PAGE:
Q: Glass half full or half empty?
A: Always half full. I’m an illustrator, that’s why I say that. Most of the writers I know will always be glass half empty. Do you know, I’ve started straight off by being nasty about writers, it’s a terrible, terrible start…
Q: Text or call?
Q: Notebook or laptop?
Q: Bunk bed – top or bottom?
A: Always top. Always top.
Q: If you could be any fictional character from a book or film, excluding your own, who would it be?
A: That’s a brilliant question. Do you know what I would be? I would be the white rabbit from Alice in Wonderland.
Q: If you had the day off and money was no object, what would you do?
A: What I would do, I think, is sit down with a sketchbook and draw in it. Which is sort of what I would do if I didn’t have a day off. And that is weird because that is what I would do to relax. There’s no difference to me, it’s what I would always do. My big fear is that one day someone’s going to come along to me and say ‘I’m sorry, you’ve had too much fun, now you’ve got to get a real job.’ And it hasn’t happened yet, so I’m still just clinging on to that.
Q: If you were Prime Minister what would be the first law you passed?
A: That everybody would have to… there’d be statuory requirement to have a sketchbook or notebook on them, and you would have to – there could be tax advantages to this or tax breaks or incentives – you would have to draw something everyday. Wouldn’t matter what, no one would judge you, but you would have to draw. A nation drawing every day, that’s my slogan.
Q: If you had a superpower, what would it be?
A: Invisibility. Like a shot – I love that. Stand around, nobody knowing you’re there. Just listening – I wouldn’t let people know I was there, I’d just lurk.
Q: What would be your ideal workplace?
A: I’ve got it. It’s at the bottom of my garden, in a converted coach house, and it’s slightly screened by trees, so nobody knows I’m there. It’s almost like being invisible. My favourite time is Wednesday afternoons, when it’s a bit rainy, when you have to turn the light on, and I love that because I sit there thinking: ‘Maybe being here, and it’s all rainy, not a nice time to be out and about doing stuff, it’s the perfect place… It’s like my den. I love it.’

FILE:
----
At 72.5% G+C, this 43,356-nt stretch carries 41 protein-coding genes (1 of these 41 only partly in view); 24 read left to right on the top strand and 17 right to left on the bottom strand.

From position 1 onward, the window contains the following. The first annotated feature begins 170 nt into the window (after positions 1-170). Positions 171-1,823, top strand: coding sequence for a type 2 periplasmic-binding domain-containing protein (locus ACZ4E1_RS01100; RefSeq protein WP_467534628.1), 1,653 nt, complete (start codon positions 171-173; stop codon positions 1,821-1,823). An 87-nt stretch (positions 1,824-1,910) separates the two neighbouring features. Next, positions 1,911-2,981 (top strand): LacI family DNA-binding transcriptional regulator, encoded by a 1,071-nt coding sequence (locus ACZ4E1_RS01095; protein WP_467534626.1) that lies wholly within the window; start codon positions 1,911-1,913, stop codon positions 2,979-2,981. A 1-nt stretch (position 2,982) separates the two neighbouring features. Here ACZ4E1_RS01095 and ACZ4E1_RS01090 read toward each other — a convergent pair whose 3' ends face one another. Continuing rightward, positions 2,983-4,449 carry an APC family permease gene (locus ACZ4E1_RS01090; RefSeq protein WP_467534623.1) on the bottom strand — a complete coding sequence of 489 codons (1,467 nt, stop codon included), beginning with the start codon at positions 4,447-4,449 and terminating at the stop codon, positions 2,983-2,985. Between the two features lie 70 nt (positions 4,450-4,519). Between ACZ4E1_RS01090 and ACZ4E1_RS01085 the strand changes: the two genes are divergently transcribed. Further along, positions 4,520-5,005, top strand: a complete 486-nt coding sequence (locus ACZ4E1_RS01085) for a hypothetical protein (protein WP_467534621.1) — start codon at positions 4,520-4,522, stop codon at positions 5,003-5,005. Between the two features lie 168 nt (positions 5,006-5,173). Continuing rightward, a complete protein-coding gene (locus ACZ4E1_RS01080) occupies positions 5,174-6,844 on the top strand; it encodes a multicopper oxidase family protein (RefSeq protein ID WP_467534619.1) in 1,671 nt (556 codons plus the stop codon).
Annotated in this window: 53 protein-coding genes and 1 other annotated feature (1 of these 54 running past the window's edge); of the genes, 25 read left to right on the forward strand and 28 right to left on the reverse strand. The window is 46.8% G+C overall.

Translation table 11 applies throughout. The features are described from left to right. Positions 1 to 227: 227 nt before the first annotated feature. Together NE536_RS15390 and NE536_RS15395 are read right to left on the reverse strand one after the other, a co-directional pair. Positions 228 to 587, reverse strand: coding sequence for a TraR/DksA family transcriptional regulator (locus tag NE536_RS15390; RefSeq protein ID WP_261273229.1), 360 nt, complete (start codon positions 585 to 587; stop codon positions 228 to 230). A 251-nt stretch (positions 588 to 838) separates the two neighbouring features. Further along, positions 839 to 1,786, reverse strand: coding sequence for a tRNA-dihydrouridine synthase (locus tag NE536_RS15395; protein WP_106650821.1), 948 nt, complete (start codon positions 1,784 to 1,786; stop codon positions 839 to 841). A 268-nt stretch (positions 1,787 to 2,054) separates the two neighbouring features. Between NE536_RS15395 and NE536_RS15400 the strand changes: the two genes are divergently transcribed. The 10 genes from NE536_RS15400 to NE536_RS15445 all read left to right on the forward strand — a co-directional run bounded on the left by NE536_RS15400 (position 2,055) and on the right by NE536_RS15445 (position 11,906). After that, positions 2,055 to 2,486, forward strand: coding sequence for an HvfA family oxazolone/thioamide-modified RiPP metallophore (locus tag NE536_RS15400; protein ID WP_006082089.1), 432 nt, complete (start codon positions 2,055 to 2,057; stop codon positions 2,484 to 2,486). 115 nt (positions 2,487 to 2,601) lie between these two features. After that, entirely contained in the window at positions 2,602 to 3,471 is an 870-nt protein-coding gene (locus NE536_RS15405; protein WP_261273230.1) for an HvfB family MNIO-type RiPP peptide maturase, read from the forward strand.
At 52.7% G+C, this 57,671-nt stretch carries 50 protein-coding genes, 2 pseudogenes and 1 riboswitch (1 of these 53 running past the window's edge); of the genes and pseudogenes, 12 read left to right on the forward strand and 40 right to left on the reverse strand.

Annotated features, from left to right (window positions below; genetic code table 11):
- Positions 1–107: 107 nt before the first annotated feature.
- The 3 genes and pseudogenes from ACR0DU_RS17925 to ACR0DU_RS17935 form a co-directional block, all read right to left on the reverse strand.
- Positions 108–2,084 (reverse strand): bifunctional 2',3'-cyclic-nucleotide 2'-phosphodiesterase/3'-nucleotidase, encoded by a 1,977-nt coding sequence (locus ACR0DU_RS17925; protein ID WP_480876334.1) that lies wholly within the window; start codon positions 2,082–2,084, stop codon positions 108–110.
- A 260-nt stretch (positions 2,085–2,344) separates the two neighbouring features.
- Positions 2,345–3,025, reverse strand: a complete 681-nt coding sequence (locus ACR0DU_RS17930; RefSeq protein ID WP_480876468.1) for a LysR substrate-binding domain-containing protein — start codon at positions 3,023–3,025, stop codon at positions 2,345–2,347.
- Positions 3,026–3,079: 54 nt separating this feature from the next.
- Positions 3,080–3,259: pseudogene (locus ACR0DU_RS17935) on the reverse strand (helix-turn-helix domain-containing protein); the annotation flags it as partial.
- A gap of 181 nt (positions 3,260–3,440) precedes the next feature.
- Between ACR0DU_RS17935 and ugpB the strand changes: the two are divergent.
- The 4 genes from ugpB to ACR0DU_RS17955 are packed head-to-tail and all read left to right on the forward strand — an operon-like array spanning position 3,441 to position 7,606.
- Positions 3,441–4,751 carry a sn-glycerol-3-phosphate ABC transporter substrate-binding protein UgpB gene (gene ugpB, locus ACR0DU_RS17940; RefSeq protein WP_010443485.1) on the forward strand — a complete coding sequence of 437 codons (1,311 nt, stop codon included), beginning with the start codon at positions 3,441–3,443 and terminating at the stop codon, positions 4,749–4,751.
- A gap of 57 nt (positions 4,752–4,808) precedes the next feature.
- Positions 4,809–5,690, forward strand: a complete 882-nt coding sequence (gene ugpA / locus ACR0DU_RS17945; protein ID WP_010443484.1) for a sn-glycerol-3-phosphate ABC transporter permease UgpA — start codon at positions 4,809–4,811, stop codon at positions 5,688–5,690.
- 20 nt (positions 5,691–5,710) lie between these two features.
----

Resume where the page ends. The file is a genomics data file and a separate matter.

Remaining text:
Q: What is your favourite part of the drawing process?
A: It’s never finishing it. It’s the beginning of it. I think it’s the first, maybe two, three minutes as the drawing starts to develop and you find out what it might be, and I love that, that beginning something. And what I like to do is actually draw without necessarily knowing what I’m going to draw. And you find characters and you find situations or settings, and this is why I often draw for fun, just to relax, because it’s the most relaxing thing in the world. Just to take a line – I think Paul Klee used to say ‘Drawing is taking a line for a walk.’ That’s exactly what I enjoy doing.
Q: When you’re creating a fantasy world, what realities do you start from?
A: I always start from a map because I think a map is a great way of minding out the parameters of the world, and by creating a location you start to think of stories, you start to think: what goes on in this place? Why is a city here? Close to an endless swamp or the edge of a cliff; or what goes on in these woods? It becomes a great engine for a story, beginning with the map; you don’t have to know what’s happening. I like to think of George R. R. Martin drawing a sort of Westeros thing and thinking: ‘Great. Now I’m going to figure out what goes on here. Oh look, up north there’s a big ice wall, something weird is going on.’